Delta Phi Epsilon Pi Sorority Demands for More SIS Regional Courses
American University
Washington, D.C.
November 4, 2018

Delta Phi Epsilon: Professional Foreign Service Sorority has compiled a list of regional courses within SIS as well as regional courses that could possibly be approved for SIS. Under the Professional Development Chair, a committee of 6 sisters have worked over the past two months to meet with SIS faculty, professors, as well as Dean Chin and Assistant Dean Shinko. The goal of these meetings was to express our concern and frustration about the lack of regional courses within SIS and assess how we could work with our current resources in order to increase the number of regional courses offered as well as accessibility to them.

Regional courses, often those not focused on Europe, lack variety and are not offered each semester. With a limited number of courses that may or may not be offered each semester, SIS students often change their majors or regional focuses in order to ensure that they fulfill their graduation requirements on time.  

Although SIS advisors have created a lists of courses from other schools that could count as regional courses with SIS, students have expressed that this list has never been made available and the classes from this list are never recommended. This is not only academically irresponsible, forcing students to change what they’d like to study or possibly graduate late, but it jeopardizes students’ professional development. International Relations is a broad field that requires regional specialization. Study abroad and taking courses through the consortium are not accessible to those from low-socioeconomic backgrounds. Additionally, students should not HAVE to take courses outside of our institution in order to graduate.

SIS released a survey last week regarding regional courses. This 30-second survey came after our presentation of our concerns to SIS, and we found this to not be a contributor to our goals in any way. This survey simply asks about student’s regional courses or plans to study abroad, which advisors already have access to through our four year planning sessions, and there are no short answer spaces for students to give feedback. Furthermore, this wasn’t sent to all students in SIS making the survey defunct.

What we seeking from SIS is for the provision of regional classes required to graduate. As students paying over $60,000 a year, we should not have to take time from our academic, professional and personal lives to ensure that each region provides 3 classes (the 9 credit hours required) for students to graduate on time, with the regional specialization that they wanted.  Consequently, as DPE continues to work toward the provision of regional courses, we hope that this list provides options to those struggling to fulfill regional requirements. Our Professional Development Committee has worked to research and provide information for these courses, but we also encourage students to search the Course Catalog in their own time in the case that our committee overlooked any courses. We also recognize that courses focussed on the arts or history are not replacements for important courses on socio-economic or politically focussed courses, but we hope this list can begin aiding the retention of courses within SIS and within underrepresented regional courses.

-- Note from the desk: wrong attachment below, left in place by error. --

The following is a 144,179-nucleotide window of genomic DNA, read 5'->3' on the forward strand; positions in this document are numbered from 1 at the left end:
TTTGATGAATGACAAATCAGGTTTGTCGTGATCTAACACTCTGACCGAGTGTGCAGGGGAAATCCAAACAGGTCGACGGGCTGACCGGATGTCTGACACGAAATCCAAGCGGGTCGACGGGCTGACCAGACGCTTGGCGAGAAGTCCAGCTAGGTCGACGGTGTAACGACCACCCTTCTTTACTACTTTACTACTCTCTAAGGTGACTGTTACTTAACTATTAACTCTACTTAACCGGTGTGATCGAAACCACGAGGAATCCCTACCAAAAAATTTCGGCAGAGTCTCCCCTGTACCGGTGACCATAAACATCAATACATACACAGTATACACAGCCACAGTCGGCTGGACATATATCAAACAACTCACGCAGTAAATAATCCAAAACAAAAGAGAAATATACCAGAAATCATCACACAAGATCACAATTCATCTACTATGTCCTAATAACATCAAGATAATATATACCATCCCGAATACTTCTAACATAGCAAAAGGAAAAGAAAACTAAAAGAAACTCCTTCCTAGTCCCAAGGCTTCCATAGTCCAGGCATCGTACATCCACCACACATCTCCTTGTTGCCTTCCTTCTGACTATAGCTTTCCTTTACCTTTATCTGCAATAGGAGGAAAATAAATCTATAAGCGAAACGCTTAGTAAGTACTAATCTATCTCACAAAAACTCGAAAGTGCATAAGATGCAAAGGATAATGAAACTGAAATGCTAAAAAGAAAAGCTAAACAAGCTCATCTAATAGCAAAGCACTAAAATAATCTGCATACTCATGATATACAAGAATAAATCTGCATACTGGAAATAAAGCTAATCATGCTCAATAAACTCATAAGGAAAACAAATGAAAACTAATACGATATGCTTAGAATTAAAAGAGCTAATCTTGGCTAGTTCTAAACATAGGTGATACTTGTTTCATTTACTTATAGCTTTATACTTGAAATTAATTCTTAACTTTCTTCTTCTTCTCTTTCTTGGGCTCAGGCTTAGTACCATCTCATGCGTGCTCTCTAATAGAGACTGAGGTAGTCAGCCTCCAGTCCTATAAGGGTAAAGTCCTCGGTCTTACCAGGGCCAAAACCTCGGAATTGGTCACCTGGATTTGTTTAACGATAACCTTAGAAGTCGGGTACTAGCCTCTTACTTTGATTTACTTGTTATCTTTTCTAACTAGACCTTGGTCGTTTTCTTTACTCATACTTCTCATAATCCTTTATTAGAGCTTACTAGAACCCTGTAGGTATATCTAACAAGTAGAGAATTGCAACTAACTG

We are continuing to meet with prominent figures in the administration to present our deep concerns for the lack of regional courses. For our upcoming meeting, we’d appreciate student testimonies about their experiences with regional courses in SIS. If you have struggled, please fill out this survey. If your organization would like to work with and support DPE in this matter, please reach out to our Professional Development Chair at

Link to Regional Courses Across Campus.

Delta Phi Epsilon Pi Sorority Unequivocally Denounces Terrence Boyle
American University
Washington, D.C.
July 24th, 2018

Yesterday, The Chronicle of Higher Education published an article detailing the allegations of racism and sexism which many members of DPE organizations have brought against the national secretary, Terrence Boyle. While we have historically limited our interactions with Mr. Boyle to necessary, formal requirements, we too have been witness to his sexist, racist, and outdated style of governance. We are committed to rejecting his bigotry in all its forms, and offer our unconditional support to those in our organization who have been directly affected by it.

At Pi Chapter, our definition of sisterhood has meant that we are committed to building a sisterhood that is not defined by race, ethnicity, gender identity, sexuality, or nationality but that is strengthened by diversity. We are dedicated to fostering diversity and equality through our organization and our service. 

The executive board of Delta Phi Epsilon Pi Chapter Sorority at American University joins our fellow sorority chapters and members of DPE in unequivocally denouncing Terrence Boyle. Over the past few weeks, our executive board has been in regular contact with that of other chapters as we find a path forward for our organization. As our path forward becomes clear, we will bring it first to our sisterhood and then to the public.

Please reach out to our Chapter President, Alyssa Arceo, with any questions or concerns at For more information about our sorority, please visit our Facebook page.

Link to The Chronicle article.